I love it when people call it fragmentation! If Jobs called it catabolism software, then it would be catabolic, ha ha. Yeah, Android is so ******* fragged it has no chance, just set back and watch it die...I predict one year we wont even know what Android is because of how bad fragmentation is......(the rest of us know/see clearer) I hope Jobs get well. I wonder how much money that guy would pay to be healthy? (Get well Jobs)
- 02-01-11, 07:05 PM #12
In my opinion you could make the same "fragmentation" case with Blackberry. I had a 9630 shortly after release with 4.0. I was happy to install 5.0 as soon as it leaked and never looked back. A long time later verizon made it "official." Same with the 9650, I loaded 6.0 as soon as it leaked. In fact I was loading hybrids the whole time.
I marveled while reading the forums at people asking if it is worth it or not. It lead me to think there are 3 type of phone owners.
1. Those that are happy with whatever the manufacture / carrier gives them. Possibly not knowing any different.
2. Those that read all about the perks of newer software but don't or can't upgrade for whatever there reason. Be it warranty or skill set.
3. Those that will install a non factory os, leaks, custom rom's or whatever you want call it.
I find myself in category 3 and probably always will. In my test run away from Blackberry I am running an original droid. It was rooted and running a custom rom on day 2. To each there own however. I personally feel that fragmentation in software AND hardware helps everyone in the long run.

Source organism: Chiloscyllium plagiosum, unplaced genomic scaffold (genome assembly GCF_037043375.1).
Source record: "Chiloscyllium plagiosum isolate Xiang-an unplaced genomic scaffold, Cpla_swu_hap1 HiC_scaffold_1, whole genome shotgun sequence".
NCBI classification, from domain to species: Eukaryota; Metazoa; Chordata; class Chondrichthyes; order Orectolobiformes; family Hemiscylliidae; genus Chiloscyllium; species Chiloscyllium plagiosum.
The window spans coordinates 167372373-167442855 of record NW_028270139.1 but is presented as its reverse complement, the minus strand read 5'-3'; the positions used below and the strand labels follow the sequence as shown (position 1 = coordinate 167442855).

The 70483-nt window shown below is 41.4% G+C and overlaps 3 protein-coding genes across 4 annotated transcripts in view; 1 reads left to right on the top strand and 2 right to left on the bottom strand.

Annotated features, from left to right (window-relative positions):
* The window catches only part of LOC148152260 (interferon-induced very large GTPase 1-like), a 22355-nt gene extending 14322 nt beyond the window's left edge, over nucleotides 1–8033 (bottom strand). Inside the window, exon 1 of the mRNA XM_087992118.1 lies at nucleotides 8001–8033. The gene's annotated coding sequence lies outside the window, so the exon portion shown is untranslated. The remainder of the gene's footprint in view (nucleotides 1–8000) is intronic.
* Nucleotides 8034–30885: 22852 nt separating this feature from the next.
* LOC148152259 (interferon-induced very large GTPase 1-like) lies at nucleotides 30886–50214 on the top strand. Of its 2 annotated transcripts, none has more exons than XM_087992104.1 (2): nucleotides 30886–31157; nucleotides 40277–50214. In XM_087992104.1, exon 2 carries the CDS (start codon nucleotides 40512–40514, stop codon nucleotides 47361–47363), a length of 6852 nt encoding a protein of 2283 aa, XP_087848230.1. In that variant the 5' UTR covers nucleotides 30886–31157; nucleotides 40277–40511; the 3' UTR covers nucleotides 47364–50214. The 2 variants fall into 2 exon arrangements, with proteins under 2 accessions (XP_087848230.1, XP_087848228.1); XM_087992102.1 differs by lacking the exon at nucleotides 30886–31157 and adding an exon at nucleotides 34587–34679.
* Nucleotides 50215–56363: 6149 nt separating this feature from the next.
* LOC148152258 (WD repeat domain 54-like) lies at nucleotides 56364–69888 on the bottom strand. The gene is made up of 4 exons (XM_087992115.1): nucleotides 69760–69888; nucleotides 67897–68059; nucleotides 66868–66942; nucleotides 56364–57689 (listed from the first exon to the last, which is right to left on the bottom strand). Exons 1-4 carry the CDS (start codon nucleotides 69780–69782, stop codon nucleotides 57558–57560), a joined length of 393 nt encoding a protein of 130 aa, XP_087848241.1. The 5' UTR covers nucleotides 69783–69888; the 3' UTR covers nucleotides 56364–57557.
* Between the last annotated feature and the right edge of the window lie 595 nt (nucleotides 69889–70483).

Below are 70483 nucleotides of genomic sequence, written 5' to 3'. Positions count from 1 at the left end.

- 02-02-11, 02:36 AM #14
I suppose Steve would have consider the PC market and extreme form of fragmentation. It's just one man's opinion.
Johnly, sadly I have a feeling he's paying whatever he can, just to keep ahead of whatever is ailing him. And I'm sure his drive to push his company and his personal limits, have taken a pretty hefty toll on his body.
I think Woz was lucky to get out and have a life that he wanted when he did.
- 02-02-11, 02:43 PM #16
- 02-02-11, 03:37 PM #17
I think the fragmentation with Android is not as bad as some people have made it sound. I think it comes more from devices that could run 2.3 that are still on 2.1 (and still waiting for 2.2). If there was more of an effort to bring devices up to one OS, it would help.
BlackBerry is definitely a lot more fragmented. Not only are there devices running 4.5, 4.6, 4.7, 5.0, 6.0, you have to account for the different CDMA/GSM varieties and screen resolutions. Plus, developers may have to take into account touch-screen and non-touch versions. Some apps that work on non-touch screen devices had to be changed to handle Storm devices, and so on. How many times does an app come out and people report it not working on Storms?
iPhone definitely makes it a lot easier on developers. One OS (for the most part), one set of devices (iPhone, iTouch...). One portal. One approval system. No variety....
- 02-02-11, 04:12 PM #18
I prefer the wide variety of devices I can choose from on Android. If it's tougher on developers, so be it. That's why they can sell apps for a fee. I'm a consumer and want choices. Doesn't matter, soon enough Android will be smart enough to adapt itself to the hardware it's installed on, like Windows or Linux on a desktop pc. Running a 4.3 super amoled? No problem, it will adjust in settings. Running a 3.2 wvga? No sweat. 1.2 dual processors or 600mhz single core? Won't matter.